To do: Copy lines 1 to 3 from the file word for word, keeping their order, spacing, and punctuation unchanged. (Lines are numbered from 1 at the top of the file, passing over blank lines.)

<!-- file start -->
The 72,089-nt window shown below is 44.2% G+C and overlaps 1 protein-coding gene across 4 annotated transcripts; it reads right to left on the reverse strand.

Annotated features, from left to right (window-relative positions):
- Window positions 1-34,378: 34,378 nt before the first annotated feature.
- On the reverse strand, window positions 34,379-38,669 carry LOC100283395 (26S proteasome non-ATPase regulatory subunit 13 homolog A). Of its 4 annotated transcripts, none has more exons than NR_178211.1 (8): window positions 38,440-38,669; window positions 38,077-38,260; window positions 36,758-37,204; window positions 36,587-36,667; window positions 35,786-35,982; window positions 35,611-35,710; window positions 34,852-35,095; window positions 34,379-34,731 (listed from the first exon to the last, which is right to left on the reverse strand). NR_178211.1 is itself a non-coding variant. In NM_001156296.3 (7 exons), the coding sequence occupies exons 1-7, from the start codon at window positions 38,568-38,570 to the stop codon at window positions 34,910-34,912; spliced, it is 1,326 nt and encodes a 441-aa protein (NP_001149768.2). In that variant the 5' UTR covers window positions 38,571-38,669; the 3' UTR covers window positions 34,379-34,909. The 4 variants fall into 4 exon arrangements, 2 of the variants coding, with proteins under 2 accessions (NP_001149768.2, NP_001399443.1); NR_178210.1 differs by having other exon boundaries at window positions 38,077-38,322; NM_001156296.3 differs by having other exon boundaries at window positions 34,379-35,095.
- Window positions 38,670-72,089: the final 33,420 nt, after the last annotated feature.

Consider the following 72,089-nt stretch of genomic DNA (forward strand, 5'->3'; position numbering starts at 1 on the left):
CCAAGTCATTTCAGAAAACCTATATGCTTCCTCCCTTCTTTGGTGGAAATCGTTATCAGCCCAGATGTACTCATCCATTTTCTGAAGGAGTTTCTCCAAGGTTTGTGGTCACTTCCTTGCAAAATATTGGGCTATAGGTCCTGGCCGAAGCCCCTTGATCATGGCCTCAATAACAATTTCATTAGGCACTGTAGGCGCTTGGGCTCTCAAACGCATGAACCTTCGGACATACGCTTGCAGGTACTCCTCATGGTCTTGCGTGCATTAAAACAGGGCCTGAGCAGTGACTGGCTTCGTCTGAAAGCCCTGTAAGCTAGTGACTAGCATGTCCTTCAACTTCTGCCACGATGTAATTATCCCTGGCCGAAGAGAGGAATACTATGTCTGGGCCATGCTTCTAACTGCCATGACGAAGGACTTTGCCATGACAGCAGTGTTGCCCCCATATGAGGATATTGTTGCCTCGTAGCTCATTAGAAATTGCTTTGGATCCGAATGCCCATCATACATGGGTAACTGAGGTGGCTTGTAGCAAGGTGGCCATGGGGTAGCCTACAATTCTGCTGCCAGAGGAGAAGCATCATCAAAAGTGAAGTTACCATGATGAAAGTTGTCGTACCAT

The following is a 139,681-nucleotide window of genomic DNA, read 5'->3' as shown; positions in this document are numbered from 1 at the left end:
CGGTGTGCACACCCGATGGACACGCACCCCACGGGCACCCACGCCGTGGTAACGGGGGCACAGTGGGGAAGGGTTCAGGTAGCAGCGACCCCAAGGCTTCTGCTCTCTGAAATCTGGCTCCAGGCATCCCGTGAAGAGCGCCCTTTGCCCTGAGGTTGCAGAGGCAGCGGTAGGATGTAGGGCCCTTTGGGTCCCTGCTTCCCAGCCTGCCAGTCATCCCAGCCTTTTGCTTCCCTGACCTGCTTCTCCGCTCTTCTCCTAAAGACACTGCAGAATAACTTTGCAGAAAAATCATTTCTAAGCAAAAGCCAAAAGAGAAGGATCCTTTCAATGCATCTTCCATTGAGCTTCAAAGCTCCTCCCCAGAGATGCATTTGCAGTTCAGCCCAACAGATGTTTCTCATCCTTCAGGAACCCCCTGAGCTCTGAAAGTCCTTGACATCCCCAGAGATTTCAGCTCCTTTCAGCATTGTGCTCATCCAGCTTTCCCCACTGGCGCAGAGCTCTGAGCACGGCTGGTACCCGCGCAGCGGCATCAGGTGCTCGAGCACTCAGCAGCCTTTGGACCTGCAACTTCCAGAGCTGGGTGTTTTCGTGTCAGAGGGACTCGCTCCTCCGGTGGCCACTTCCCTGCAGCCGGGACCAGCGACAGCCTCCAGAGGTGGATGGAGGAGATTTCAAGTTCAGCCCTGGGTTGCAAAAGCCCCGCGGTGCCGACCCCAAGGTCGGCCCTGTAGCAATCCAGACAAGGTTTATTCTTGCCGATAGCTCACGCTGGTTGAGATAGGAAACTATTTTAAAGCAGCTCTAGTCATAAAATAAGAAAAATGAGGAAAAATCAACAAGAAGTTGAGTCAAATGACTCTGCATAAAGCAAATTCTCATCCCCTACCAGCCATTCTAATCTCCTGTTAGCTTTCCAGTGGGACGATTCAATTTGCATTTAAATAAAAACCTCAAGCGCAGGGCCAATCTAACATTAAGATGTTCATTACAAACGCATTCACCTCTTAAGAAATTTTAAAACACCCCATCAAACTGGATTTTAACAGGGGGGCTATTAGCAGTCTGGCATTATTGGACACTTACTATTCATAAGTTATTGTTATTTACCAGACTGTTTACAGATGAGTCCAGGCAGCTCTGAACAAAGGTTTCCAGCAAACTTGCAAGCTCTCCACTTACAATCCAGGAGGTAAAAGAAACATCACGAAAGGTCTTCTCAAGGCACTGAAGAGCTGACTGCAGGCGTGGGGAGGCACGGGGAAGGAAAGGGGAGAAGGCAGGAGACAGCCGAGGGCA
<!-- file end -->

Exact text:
The 72,089-nt window shown below is 44.2% G+C and overlaps 1 protein-coding gene across 4 annotated transcripts; it reads right to left on the reverse strand.

Annotated features, from left to right (window-relative positions):
- Window positions 1-34,378: 34,378 nt before the first annotated feature.